Andover Partners with the Island School And the Mountain School to Split Financial Aid Costs

Two off-campus semester programs have each agreed to fund part of the financial aid packages offered to Andover students who participate. The Island School and the Mountain School—located in the Bahamas and Vermont, respectively—will each pay 75 percent of the cost of hosting Andover students who are on financial aid, with Andover funding the remaining 25 percent.

The Island School and the Mountain School both offer term-long programs for high school students focused on environmental awareness. Although previously well-attended by Andover students, both programs have seen a significant decline in attendance in recent years. Andover ceased partnerships with both programs after financial struggles in 2002, said Peter Merrill, Coordinator of Andover’s Global Perspectives Group.

Now with both the Mountain School and the Island School agreeing to cover three-fourths of the financial aid costs, Merrill hopes that these programs will regain popularity amongst Andover students.

“The reason we are sort of coming back and trying again with the Mountain School and the Island School is because they won’t be as expensive for us to run… We are sort of putting our toe back in the water of these programs,” said Merrill. “They’re both programs that are heavily driven by values.”

“Both the Mountain School and the Island School were pleased with the idea that Andover will provide assistance to students on financial aid who are admitted to their programs,” said Jill Thompson, Assistant Dean of Admissions and Financial Aid. “We are excited that both programs would partner with Andover to offer support as needed.”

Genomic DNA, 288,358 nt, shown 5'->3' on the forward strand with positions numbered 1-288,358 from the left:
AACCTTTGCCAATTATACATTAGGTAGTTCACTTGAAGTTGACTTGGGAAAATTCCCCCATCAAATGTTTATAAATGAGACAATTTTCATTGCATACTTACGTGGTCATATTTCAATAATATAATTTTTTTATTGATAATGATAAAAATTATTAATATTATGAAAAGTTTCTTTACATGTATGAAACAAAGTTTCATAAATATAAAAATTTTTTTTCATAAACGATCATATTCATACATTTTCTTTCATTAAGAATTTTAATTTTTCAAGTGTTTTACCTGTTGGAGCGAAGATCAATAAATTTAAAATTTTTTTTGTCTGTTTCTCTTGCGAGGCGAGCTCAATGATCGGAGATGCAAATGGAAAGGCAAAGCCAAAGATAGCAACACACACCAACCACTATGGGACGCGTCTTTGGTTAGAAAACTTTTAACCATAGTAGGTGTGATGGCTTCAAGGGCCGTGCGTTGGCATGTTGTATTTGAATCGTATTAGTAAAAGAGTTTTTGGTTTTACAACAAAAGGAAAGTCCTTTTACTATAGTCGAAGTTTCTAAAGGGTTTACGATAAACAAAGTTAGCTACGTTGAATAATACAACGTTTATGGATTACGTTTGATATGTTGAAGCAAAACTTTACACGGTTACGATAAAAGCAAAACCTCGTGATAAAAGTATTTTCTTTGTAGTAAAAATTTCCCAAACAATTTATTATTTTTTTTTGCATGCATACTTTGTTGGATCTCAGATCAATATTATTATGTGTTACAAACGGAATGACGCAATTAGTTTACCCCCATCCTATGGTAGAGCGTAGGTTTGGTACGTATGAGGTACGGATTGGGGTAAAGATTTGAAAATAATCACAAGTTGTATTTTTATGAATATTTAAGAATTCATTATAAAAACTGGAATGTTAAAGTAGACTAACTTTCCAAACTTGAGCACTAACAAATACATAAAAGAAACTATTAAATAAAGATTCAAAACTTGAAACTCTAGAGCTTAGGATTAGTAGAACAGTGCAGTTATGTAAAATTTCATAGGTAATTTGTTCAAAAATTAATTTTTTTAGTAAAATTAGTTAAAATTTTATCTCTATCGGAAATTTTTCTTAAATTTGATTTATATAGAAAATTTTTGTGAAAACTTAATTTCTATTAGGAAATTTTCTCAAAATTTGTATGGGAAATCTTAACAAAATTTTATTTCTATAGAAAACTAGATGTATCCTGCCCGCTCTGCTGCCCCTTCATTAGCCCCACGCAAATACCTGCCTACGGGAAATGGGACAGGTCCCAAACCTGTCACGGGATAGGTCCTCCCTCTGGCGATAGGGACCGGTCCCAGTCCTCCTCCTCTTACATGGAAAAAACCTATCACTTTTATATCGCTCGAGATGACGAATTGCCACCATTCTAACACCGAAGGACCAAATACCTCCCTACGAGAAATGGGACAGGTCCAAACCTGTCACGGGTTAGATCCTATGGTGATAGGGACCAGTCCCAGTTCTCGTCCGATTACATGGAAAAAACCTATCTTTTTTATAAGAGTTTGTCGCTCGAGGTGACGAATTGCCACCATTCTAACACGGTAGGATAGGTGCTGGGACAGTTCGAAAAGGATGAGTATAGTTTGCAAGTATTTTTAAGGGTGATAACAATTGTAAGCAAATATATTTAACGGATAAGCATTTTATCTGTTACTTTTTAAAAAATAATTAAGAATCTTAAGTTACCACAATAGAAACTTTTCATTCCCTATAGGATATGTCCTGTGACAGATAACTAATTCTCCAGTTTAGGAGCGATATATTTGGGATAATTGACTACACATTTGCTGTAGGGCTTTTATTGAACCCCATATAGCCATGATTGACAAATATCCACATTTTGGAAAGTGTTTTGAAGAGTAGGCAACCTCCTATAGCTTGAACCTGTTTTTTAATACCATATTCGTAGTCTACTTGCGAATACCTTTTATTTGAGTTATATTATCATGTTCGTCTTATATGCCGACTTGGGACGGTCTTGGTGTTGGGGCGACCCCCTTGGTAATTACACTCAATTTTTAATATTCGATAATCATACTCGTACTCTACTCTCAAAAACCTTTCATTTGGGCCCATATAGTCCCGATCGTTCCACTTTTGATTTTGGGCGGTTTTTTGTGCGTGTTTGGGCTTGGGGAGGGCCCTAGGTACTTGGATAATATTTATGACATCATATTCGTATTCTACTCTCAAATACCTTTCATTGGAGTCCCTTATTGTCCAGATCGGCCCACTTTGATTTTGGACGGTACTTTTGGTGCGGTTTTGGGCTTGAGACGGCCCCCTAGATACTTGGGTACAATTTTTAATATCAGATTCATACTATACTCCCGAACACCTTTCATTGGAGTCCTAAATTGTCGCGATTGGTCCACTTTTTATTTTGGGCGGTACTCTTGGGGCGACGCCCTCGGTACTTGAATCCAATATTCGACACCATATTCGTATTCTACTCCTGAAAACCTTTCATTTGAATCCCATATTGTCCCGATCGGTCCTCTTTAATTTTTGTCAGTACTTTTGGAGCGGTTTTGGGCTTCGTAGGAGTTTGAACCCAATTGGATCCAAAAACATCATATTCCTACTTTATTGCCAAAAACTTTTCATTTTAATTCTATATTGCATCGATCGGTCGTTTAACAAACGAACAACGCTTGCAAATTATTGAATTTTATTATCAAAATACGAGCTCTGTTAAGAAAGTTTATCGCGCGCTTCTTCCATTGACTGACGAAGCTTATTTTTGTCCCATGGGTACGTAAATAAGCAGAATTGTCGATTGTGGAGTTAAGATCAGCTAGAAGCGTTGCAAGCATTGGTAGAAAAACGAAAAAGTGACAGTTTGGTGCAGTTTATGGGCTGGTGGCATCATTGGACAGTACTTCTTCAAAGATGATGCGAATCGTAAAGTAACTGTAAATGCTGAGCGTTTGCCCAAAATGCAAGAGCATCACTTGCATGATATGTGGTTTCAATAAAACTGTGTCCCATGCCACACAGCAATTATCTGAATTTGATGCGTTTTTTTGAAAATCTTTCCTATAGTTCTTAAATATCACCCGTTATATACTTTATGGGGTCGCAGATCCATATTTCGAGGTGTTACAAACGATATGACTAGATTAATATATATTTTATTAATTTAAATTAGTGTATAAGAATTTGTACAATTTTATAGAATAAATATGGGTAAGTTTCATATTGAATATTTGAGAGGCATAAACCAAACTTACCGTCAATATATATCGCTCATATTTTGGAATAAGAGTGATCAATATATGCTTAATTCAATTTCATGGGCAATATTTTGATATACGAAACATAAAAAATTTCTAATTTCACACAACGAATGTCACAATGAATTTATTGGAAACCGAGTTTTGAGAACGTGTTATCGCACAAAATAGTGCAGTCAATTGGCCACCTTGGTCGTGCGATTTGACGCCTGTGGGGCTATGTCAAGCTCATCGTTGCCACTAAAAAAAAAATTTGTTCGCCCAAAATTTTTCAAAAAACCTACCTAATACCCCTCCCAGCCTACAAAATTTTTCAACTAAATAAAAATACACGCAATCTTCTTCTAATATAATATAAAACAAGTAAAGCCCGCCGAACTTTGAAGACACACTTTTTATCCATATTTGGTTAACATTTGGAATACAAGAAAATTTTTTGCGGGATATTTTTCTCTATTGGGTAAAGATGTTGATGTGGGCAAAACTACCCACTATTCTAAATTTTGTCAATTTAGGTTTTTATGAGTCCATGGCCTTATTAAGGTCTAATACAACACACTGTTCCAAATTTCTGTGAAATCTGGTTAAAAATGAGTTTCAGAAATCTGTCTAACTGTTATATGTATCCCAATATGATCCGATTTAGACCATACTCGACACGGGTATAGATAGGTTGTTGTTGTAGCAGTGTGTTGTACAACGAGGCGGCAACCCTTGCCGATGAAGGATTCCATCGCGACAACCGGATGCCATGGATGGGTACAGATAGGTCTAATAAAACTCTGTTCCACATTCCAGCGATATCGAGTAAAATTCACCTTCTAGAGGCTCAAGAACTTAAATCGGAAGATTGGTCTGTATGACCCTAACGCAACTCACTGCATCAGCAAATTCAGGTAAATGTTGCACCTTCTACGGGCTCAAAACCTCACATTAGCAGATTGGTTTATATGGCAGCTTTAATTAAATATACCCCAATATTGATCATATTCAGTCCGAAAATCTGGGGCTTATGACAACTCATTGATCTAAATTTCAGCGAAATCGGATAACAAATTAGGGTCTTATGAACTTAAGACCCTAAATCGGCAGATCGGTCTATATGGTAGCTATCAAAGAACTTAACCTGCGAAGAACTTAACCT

At the Mountain School, 45 students from high schools across the country live together for a semester on a small, rural campus in Vershire, Vermont. The school hopes to spark an appreciation for food, fuel and labor in students by requiring them to help harvest produce and tend animals.

The Island School in Cape Eleuthera, Bahamas, provides its students with the opportunity to explore the natural world of ocean and local wildlife. Students become part of the island’s community and discuss sustainably issues, according to the school’s website.

Promoting the development of a connection to the environment, both schools limit their students’ use of technology. With their cell phones confiscated upon arrival on campus, students can only use a landline phone to call their parents. Internet access is also limited to the academic buildings.

On the Friday of Family Weekend, the Peabody Museum will hold an information session led by Andover students who have participated in off-campus programs organized by the school. There will also be a reception with students who have participated in programs separate from Andover, such as the Mountain and Island School programs.